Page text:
I remember when you were on top! I used Yahoo for everything. Now where are you going? What is your identity? Hopefully you have something in mind and can learn from the ghosts of search engine’s past (Netscape, Excite, MSN).

Take care!

PS: You’re kinda hot.



Rex’s Blues

Dear Wrecks Bell,

The Strand is lame. The Seawall is trashy. It’s Post Office St. that is the real Galveston that I love, with Old Quarter Acoustic Cafe standing as the anchor. I try to stop in whenever I’m in town from Dallas and the musicians are always a treat. The venue has an aura of authenticity about it that can’t be faked. It might be the dank salt air and comfortably worn hardwood floors, or perhaps the legacy of Towns. Probably both.

You aren’t a household name like Townes Van Zandt or Lightin’ Hopkins, but you were right in the middle of the Texas blues scene at it’s peak. Though I missed it by a few decades, I feel connected to that era of through Old Quarter. It lives on through your venue.

My intro to Townes’ Live at the Old Quarter album was through an Austin musician named Shakey Graves. He is certainly influenced by your era of Texas blues and is pushing it forward with his own style. It would be too cool to see him perform at your venue.  Maybe time for another live album?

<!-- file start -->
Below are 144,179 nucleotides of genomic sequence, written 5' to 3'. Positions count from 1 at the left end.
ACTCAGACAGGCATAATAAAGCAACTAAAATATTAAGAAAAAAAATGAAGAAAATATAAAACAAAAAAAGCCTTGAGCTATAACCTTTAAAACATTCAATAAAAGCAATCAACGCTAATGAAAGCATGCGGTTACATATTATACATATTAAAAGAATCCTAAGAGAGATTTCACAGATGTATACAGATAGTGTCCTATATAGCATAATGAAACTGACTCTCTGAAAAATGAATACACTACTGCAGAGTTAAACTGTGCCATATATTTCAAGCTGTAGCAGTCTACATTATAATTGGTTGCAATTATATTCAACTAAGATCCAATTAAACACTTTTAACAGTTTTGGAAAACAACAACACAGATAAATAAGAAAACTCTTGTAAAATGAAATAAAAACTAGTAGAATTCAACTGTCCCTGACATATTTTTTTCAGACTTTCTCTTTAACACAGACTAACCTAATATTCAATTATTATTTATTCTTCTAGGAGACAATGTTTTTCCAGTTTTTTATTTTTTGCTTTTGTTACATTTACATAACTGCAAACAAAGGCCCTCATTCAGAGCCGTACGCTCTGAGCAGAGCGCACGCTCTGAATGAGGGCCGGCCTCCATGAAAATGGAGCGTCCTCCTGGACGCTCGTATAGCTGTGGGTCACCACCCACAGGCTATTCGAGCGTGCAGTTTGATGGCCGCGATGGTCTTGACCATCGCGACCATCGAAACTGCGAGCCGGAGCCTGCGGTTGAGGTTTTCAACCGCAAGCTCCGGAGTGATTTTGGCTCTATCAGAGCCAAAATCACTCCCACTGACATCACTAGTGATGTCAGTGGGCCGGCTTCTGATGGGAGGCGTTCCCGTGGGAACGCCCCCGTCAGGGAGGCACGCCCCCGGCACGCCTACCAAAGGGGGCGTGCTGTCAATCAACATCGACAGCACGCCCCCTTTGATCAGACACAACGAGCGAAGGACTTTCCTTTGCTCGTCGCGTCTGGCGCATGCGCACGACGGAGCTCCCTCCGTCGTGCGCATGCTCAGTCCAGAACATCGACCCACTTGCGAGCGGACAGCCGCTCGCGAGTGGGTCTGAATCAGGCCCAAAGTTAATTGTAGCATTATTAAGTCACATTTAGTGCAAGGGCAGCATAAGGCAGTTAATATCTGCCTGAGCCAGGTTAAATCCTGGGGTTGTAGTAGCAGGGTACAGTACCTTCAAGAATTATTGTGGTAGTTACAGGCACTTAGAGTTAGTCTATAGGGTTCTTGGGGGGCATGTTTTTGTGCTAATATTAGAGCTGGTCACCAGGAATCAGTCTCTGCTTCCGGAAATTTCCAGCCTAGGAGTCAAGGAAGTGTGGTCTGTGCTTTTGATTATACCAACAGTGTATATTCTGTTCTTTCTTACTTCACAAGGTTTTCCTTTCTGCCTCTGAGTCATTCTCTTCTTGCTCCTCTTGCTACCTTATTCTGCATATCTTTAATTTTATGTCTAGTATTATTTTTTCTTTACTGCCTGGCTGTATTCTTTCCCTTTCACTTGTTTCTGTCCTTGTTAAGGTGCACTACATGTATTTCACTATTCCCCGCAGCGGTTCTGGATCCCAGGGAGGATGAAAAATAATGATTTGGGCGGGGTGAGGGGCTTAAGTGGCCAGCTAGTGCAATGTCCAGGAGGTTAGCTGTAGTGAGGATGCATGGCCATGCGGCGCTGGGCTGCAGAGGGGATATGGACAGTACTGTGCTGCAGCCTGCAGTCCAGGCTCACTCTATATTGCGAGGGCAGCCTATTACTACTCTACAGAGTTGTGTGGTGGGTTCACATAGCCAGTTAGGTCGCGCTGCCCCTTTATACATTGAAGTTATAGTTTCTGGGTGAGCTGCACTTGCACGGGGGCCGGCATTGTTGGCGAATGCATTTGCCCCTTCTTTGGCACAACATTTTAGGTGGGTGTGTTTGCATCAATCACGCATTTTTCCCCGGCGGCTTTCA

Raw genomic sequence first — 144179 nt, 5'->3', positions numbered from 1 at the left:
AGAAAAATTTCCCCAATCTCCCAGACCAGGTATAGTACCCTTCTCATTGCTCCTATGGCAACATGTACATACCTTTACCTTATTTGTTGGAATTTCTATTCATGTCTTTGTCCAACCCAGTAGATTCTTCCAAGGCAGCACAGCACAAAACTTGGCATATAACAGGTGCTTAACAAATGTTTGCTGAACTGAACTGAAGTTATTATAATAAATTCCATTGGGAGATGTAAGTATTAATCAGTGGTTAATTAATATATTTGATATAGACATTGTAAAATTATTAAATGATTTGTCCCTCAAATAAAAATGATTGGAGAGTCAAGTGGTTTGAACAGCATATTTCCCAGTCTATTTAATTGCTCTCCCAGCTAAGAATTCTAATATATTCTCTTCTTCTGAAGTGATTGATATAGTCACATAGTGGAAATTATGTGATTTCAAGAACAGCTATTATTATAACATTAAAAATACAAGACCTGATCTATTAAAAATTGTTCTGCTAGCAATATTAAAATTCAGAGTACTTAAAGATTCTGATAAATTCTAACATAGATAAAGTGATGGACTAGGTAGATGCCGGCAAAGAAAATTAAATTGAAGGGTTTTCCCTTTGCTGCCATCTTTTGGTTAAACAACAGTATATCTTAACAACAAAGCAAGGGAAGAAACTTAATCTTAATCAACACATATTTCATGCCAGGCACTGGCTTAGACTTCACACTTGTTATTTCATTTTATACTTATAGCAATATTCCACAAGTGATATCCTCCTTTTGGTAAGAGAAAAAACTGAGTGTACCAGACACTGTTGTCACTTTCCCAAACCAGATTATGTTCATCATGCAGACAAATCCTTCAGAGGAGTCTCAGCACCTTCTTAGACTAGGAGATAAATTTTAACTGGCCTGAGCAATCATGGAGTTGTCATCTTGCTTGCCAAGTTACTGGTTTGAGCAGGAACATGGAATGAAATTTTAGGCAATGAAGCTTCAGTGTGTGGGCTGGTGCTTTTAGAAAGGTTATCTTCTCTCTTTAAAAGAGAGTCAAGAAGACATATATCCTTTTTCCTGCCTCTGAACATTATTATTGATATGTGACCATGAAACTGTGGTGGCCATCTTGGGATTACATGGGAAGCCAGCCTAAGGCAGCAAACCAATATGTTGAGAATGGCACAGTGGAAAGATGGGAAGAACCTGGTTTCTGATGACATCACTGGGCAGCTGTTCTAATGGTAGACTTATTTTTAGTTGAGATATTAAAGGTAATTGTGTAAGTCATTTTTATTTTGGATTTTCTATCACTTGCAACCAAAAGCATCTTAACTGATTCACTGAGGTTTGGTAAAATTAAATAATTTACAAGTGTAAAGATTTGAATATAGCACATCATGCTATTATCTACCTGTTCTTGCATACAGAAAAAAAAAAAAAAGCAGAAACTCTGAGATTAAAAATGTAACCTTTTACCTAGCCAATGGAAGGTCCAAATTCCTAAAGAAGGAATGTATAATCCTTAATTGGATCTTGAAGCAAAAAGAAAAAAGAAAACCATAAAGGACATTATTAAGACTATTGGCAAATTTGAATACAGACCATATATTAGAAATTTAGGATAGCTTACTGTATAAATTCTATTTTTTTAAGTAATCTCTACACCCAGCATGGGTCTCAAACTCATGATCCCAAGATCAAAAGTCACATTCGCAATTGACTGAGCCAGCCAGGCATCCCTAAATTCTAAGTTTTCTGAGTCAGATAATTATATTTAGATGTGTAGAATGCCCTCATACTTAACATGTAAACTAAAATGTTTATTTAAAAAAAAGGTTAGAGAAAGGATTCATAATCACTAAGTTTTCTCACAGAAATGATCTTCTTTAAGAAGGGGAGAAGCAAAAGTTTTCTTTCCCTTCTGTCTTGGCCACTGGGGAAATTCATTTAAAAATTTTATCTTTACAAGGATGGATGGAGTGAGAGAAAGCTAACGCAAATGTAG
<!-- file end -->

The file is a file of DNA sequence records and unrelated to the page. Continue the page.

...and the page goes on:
Hopefully I’ll catch you behind the bar someday. Happy Memorial Day.

Too cool man


The Dude Abides

Dear Jeff Bridges,

Dude. Duder. El Duderino.

Yeah I’m one of those dudes who constantly quotes The Big Lebowski. There is a quote for every situation in life: “Phone’s ringing dude” is very applicable but subtle. Then there is the “Fuck it dude. Let’s go bowling” for when no one can come to a consensus on what to do.

You channel The Dude at some point in basically all your roles post The Big Lebowski. Men Who Stare at Goats is an obvious one but even when you play a villain like in Iron Man it comes out. Maybe I just can’t disassociate you from that role in my mind. I’ve read how you wouldn’t mind if your role as The Dude defines your career.

My next favorite role of yours: Crazy Heart. Furthermore, it’s pretty legit that you’re touring as a musician now with “the Abiders”. Sorry to have missed you in Dallas this April.

Well, keep takin’er easy for all us sinners.


Dear DeAndre Upshaw,

I avoid Uptown for the most part. It’s never really been my scene but of course there are those nights when all your friends want to overpay for their drinks and dress up to do it. I can usually restrain my whining and complaining, except when we go to that pocket of bars off Cedar Springs centered around Concrete Cowboy, 6th St., and Kung Fu.